Serving
(click to enlarge)

Tong Ho & Mushroom Soup
China

Serves:
Effort:
Sched:
DoAhead:  
4 soup  
**
45 min  
Yes

Chrysanthemum leaves are an ingeredient not familiar to most in North America, but worthwhile getting acquainted with. This recipe will also work with other greens. It also works very well with some shrimp or other shellfish included - and personally I'd put in a dash of fish sauce and a couple Thai chilis - which would make it more Vietnamese.




10
8
2
1
4
1/2
1/8
1/4
oz
oz
cl
T
c
t
t
t
Straw Mushrooms (1)  
Tong Ho (2)
Garlic
Oil (3)
Stock, light
Salt
Pepper
Sugar
PREP   -   (10 min)
  1. Cut MUSHROMS in half lengthwise.
  2. Cut large stems from TONG HO separating into large leaves and small bunches. make a couple cuts through the pile so the strands are short enough to eat with a spoon.
  3. Crush GARLIC and chop small.
Run   -   (12 min)
  1. Heat Oil in a wok or spacious sauté pan. Fry Garlic just until aromatic, then stir in Mushrooms. Fry them on moderate heat stirring gently until the garlic is golden.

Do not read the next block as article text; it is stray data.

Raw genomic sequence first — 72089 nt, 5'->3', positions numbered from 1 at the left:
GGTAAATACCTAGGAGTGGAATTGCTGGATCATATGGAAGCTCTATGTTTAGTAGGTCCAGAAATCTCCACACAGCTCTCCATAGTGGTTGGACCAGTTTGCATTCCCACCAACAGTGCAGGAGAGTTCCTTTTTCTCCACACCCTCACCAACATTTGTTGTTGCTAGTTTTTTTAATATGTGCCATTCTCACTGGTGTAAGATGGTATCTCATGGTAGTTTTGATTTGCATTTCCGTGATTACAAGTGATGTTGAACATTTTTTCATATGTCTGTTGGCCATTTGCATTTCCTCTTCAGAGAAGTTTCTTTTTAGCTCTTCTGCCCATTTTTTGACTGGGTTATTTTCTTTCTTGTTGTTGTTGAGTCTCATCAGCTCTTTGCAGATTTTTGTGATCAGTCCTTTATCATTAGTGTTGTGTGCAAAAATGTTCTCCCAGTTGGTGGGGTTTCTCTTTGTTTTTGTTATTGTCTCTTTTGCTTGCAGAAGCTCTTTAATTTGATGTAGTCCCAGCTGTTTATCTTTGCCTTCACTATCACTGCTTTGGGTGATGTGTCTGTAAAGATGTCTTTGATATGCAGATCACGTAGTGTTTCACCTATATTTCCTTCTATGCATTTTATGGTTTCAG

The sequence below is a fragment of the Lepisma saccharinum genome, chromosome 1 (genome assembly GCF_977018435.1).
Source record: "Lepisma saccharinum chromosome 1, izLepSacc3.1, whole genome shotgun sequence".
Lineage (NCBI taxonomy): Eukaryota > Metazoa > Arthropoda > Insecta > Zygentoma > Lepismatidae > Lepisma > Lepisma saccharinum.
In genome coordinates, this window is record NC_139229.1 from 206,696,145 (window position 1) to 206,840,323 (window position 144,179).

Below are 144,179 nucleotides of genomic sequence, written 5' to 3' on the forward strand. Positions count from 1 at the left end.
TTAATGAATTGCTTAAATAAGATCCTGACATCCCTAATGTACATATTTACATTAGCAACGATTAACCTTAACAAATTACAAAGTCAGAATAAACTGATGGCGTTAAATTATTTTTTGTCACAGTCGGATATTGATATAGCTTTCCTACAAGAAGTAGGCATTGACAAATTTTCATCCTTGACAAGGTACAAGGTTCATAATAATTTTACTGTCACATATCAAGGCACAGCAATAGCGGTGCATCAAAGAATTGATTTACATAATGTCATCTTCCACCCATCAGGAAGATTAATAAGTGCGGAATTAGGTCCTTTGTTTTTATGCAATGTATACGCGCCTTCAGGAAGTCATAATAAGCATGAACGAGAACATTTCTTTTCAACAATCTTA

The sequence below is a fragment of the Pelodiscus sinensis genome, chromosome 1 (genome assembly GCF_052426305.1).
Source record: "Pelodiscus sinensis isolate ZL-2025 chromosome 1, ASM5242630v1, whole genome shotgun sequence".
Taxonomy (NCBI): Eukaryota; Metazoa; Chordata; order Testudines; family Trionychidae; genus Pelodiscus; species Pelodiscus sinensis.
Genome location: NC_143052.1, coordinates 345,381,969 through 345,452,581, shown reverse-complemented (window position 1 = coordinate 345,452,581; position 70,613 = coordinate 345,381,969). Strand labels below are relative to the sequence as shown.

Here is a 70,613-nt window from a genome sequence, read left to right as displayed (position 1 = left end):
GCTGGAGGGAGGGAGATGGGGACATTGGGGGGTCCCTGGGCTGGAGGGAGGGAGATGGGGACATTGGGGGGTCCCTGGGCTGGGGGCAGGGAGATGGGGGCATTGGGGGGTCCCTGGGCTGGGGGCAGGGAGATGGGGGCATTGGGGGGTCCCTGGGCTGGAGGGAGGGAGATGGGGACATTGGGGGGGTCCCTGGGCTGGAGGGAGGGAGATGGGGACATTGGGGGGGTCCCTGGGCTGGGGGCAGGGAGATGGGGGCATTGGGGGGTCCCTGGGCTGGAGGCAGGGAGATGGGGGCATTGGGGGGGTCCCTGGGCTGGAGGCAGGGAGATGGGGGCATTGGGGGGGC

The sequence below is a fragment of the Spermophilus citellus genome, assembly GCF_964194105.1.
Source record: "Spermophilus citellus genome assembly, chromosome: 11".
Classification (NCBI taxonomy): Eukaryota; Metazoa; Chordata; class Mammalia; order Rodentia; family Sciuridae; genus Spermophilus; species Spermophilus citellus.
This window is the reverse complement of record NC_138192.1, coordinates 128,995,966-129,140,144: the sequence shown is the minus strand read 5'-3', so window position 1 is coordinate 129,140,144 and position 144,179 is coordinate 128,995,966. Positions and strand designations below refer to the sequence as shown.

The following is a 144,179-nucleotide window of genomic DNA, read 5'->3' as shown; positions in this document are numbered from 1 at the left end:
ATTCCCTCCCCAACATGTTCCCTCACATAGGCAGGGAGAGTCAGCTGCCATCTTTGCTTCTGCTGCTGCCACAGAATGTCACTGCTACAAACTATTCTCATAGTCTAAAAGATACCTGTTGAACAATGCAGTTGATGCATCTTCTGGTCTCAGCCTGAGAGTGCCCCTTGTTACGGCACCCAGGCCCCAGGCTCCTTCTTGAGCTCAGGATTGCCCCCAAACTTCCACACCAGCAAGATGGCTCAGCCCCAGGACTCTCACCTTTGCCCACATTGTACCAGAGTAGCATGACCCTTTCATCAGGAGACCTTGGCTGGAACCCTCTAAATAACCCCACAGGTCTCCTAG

2. Stir in Tong Ho until coated with oil, then Stock, Salt, Pepper and Sugar. Cover and simmer until Tong Ho is tender (about 5 minutes).
  3. Serve hot.
NOTES:
  1. Straw Mushrooms:   These should be "Unpeeled" and the amount given ia about 1-1/2 15 oz cans. If they are at just the right stage of development they'll look like little alien happy faces when cut in half lengthwise. For details see our Straw Mushrooms page.
  2. Tong Ho:   This comes in two varieties, "small leaf" with frilly leaves - very common in Asian markets, and "big leaf" - still rare even in Los Angeles. The big leaf is preferred for soup but the small leaf will work well enough. For details see our Chrysanthemum page.
  3. Stock   The original recipe specifies plain water, but I suspect she used fresh straw mushrooms not canned, so I specify a light stock for more flavor. Fresh straw mushrooms are pretty much unavailable even in Los Angeles, never mind Cleveland.
  4. Oil:   The author of the original recipe specified Olive Oil, and since she's a Chinese person living in Hong Kong that makes it "authentic". I completely agree, it is the best cooking oil for almost all cuisines - but it should be plain "Olive Oil" (also known as "Pure Olive Oil"), not Virgin, which has too much flavor of its own.
  5. U.S. measure: t=teaspoon, T=Tablespoon, c=cup, qt=quart, oz=ounce, #=pound, cl=clove in=inch, ar=as required tt=to taste
cov_tongho1 ! 100109 Mochachocolata Rita
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